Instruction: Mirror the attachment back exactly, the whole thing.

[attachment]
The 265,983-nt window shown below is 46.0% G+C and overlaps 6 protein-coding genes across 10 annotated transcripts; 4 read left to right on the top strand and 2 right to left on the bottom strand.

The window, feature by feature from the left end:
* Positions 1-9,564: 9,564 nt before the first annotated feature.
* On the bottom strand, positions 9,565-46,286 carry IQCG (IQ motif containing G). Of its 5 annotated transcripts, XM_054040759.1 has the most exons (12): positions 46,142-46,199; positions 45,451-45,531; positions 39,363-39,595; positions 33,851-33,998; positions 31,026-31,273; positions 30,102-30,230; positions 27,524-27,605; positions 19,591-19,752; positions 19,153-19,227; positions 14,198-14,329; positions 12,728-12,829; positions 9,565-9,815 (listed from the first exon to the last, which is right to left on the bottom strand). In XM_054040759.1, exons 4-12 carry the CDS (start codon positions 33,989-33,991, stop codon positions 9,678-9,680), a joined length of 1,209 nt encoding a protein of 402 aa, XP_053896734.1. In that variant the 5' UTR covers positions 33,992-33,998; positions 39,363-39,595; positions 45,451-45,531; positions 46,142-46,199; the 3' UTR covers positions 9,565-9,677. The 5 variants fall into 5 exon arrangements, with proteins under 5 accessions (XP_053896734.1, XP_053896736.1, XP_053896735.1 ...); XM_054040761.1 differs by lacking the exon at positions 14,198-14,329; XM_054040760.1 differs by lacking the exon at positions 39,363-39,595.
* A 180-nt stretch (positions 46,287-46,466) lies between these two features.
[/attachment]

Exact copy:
The 265,983-nt window shown below is 46.0% G+C and overlaps 6 protein-coding genes across 10 annotated transcripts; 4 read left to right on the top strand and 2 right to left on the bottom strand.

The window, feature by feature from the left end:
* Positions 1-9,564: 9,564 nt before the first annotated feature.
* On the bottom strand, positions 9,565-46,286 carry IQCG (IQ motif containing G). Of its 5 annotated transcripts, XM_054040759.1 has the most exons (12): positions 46,142-46,199; positions 45,451-45,531; positions 39,363-39,595; positions 33,851-33,998; positions 31,026-31,273; positions 30,102-30,230; positions 27,524-27,605; positions 19,591-19,752; positions 19,153-19,227; positions 14,198-14,329; positions 12,728-12,829; positions 9,565-9,815 (listed from the first exon to the last, which is right to left on the bottom strand). In XM_054040759.1, exons 4-12 carry the CDS (start codon positions 33,989-33,991, stop codon positions 9,678-9,680), a joined length of 1,209 nt encoding a protein of 402 aa, XP_053896734.1. In that variant the 5' UTR covers positions 33,992-33,998; positions 39,363-39,595; positions 45,451-45,531; positions 46,142-46,199; the 3' UTR covers positions 9,565-9,677. The 5 variants fall into 5 exon arrangements, with proteins under 5 accessions (XP_053896734.1, XP_053896736.1, XP_053896735.1 ...); XM_054040761.1 differs by lacking the exon at positions 14,198-14,329; XM_054040760.1 differs by lacking the exon at positions 39,363-39,595.
* A 180-nt stretch (positions 46,287-46,466) lies between these two features.